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HBase, mail # user - Schema design for filters


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Kristoffer Sjögren 2013-06-27, 17:59
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Michael Segel 2013-06-27, 19:21
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Kristoffer Sjögren 2013-06-27, 21:41
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Michael Segel 2013-06-27, 21:51
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Kristoffer Sjögren 2013-06-27, 22:13
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Michael Segel 2013-06-27, 22:58
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Kristoffer Sjögren 2013-06-27, 23:39
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James Taylor 2013-06-28, 01:55
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Kristoffer Sjögren 2013-06-28, 09:24
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Otis Gospodnetic 2013-06-28, 18:34
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Kristoffer Sjögren 2013-06-28, 18:53
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Otis Gospodnetic 2013-06-28, 18:58
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Asaf Mesika 2013-06-28, 21:30
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Re: Schema design for filters
Michel Segel 2013-06-28, 23:45
This doesn't make sense in that the OP wants schema less  structure, yet wants filtering on columns. The issue is that you do have a limited Schema, so Schema less is a misnomer.

In order to do filtering, you need to enforce object type within a column which requires a Schema to be enforced.

Again, this can be done in HBase.

Sent from a remote device. Please excuse any typos...

Mike Segel

On Jun 28, 2013, at 4:30 PM, Asaf Mesika <[EMAIL PROTECTED]> wrote:

> Yep. Other DBs like
> Mongo may have the stuff you need out of the box.
> Another option is to encode the whole class using Avro, and writing a
> filter on top of that.
> You basically use one column and store it there.
> Yes, you pay the penalty of loading your entire class and extract the
> fields you need to compare against, but I'm really not sure the other way
> is faster, taking into account the hint mechanism in Filter which is
> pinpointed thus grabs more bytes than it needs to.
>
> Back what was said earlier: 1M rows- why not MySql?
>
> On Friday, June 28, 2013, Otis Gospodnetic wrote:
>
>> Hi,
>>
>> I see.  Btw. isn't HBase for < 1M rows an overkill?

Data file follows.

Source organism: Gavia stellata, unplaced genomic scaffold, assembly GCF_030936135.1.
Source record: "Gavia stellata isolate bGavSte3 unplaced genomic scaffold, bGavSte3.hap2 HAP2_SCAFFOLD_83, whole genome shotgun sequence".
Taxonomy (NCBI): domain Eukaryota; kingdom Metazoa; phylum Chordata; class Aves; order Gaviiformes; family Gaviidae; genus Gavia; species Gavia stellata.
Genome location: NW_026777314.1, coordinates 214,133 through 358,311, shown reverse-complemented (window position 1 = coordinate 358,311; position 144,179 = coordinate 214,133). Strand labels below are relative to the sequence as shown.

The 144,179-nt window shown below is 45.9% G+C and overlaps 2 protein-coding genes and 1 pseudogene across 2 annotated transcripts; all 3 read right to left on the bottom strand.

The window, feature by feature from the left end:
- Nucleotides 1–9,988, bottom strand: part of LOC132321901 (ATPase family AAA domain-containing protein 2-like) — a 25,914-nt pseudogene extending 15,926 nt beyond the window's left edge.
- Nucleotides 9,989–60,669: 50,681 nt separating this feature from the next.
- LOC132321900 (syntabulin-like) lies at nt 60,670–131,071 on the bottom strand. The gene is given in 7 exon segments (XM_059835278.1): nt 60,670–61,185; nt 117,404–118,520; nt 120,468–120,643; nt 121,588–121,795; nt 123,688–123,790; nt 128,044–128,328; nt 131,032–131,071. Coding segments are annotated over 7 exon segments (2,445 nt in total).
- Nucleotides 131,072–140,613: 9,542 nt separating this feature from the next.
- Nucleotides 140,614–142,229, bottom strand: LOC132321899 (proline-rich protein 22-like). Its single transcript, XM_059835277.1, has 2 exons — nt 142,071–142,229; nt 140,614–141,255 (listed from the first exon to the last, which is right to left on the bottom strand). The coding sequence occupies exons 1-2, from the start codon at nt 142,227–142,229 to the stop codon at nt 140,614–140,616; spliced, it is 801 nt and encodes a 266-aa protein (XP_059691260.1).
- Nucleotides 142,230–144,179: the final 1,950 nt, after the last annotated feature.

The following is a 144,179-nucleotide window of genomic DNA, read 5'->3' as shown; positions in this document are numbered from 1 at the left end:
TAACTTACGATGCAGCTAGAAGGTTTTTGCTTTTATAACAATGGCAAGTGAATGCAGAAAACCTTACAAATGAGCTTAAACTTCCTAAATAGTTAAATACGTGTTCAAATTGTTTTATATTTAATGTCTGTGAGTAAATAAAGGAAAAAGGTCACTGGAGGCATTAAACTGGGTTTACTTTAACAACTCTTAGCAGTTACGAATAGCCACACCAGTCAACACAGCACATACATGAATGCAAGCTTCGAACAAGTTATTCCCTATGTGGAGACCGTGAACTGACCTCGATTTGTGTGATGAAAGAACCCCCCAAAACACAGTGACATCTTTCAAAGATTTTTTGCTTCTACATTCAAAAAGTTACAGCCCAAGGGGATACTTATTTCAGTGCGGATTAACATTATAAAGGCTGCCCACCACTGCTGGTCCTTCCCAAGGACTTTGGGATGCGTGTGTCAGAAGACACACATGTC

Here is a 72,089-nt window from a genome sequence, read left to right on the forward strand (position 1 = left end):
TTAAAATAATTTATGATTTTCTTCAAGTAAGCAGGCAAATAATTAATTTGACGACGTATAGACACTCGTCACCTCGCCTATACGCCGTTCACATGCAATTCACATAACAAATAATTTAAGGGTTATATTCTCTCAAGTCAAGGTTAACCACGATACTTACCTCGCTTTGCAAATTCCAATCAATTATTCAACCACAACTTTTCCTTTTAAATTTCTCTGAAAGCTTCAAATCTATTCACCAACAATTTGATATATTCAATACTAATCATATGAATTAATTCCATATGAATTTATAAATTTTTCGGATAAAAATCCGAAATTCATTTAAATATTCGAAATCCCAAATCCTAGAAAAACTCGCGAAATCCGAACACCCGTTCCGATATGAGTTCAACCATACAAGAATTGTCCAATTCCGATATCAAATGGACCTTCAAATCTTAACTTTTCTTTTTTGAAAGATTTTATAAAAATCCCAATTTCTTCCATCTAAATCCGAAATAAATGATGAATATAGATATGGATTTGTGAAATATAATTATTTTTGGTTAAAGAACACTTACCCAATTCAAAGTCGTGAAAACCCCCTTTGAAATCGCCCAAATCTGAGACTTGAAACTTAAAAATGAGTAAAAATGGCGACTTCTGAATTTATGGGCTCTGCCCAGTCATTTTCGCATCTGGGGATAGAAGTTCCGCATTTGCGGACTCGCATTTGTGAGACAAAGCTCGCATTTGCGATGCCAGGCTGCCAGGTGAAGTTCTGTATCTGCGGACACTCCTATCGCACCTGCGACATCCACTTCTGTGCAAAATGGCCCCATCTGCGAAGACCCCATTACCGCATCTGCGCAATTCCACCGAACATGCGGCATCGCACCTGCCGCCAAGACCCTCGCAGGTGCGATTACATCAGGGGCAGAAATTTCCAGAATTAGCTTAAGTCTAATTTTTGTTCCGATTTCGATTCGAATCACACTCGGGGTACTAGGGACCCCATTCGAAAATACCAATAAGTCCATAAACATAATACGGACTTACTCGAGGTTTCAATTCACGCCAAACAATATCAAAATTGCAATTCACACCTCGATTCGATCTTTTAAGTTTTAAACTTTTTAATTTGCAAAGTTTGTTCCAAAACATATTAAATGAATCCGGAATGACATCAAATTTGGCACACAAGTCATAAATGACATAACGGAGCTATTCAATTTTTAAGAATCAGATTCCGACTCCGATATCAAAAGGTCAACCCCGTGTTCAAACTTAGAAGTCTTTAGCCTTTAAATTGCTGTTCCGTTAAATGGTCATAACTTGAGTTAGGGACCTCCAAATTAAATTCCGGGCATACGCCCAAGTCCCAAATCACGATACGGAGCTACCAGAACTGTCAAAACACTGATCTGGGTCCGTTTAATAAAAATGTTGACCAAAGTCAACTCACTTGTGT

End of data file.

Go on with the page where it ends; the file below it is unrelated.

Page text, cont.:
>> Note that Lucene is schemaless and both Solr and Elasticsearch can
>> detect field types, so in a way they are schemaless, too.
>>
>> Otis
>> --
>> Performance Monitoring -- http://sematext.com/spm
>>
>>
>>
>> On Fri, Jun 28, 2013 at 2:53 PM, Kristoffer Sjögren <[EMAIL PROTECTED]>
>> wrote:
>>> @Otis
>>>
>>> HBase is a natural fit for my usecase because its schemaless. Im
>> building a
>>> configuration management system and there is no need for advanced
>>> filtering/querying capabilities, just basic predicate logic and
>> pagination
>>> that scales to < 1 million rows with reasonable performance.
>>>
>>> Thanks for the tip!
>>>
>>>
>>> On Fri, Jun 28, 2013 at 8:34 PM, Otis Gospodnetic <
>>> [EMAIL PROTECTED]> wrote:
>>>
>>>> Kristoffer,
>>>>
>>>> You could also consider using something other than HBase, something
>>>> that supports "secondary indices", like anything that is Lucene based
>>>> - Solr and ElasticSearch for example.  We recently compared how we
>>>> aggregate data in HBase (see my signature) and how we would do it if
>>>> we were to use Solr (or ElasticSearch), and so far things look better
>>>> in Solr for our use case.  And our use case involves a lot of
>>>> filtering, slicing and dicing..... something to consider...
>>>>
>>>> Otis
>>>> --
>>>> Solr & ElasticSearch Support -- http://sematext.com/
>>>> Performance Monitoring -- http://sematext.com/spm
>>>>
>>>>
>>>>
>>>> On Fri, Jun 28, 2013 at 5:24 AM, Kristoffer Sjögren <[EMAIL PROTECTED]>
>>>> wrote:
>>>>> Interesting. Im actually building something similar.
>>>>>
>>>>> A fullblown SQL implementation is bit overkill for my particular
>> usecase
>>>>> and the query API is the final piece to the puzzle. But ill definitely
>>>> have
>>>>> a look for some inspiration.
>>>>>
>>>>> Thanks!
>>>>>
>>>>>
>>>>>
>>>>> On Fri, Jun 28, 2013 at 3:55 AM, James Taylor <[EMAIL PROTECTED]
>>>>> wrote:
>>>>>
>>>>>> Hi Kristoffer,
>>>>>> Have you had a look at Phoenix (
>> https://github.com/forcedotcom/phoenix
>>>> )?
>>>>>> You could model your schema much like an O/R mapper and issue SQL
>>>> queries
>>>>>> through Phoenix for your filtering.
>>>>>>
>>>>>> James
>>>>>> @JamesPlusPlus
>>>>>> http://phoenix-hbase.blogspot.com
>>>>>>
>>>>>> On Jun 27, 2013, at 4:39 PM, "Kristoffer Sjögren" <[EMAIL PROTECTED]>
>>>>>> wrote:
>>>>>>
>>>>>>> Thanks for your help Mike. Much appreciated.
>>>>>>>
>>>>>>> I dont store rows/columns in JSON format. The schema is exactly
>> that
>>>> of a
>>>>>>> specific java class, where the rowkey is a unique object identifier
>>>> with
>>>>>>> the class type encoded into it. Columns are the field names of the
>>>> class
>>>>>>> and the values are that of the object instance.
>>>>>>>
>>>>>>> Did think about coprocessors but the schema is discovered a runtime
>>>> and I
>>>>>>> cant hard code it.
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Kristoffer Sjögren 2013-06-29, 11:29
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Michael Segel 2013-06-28, 12:45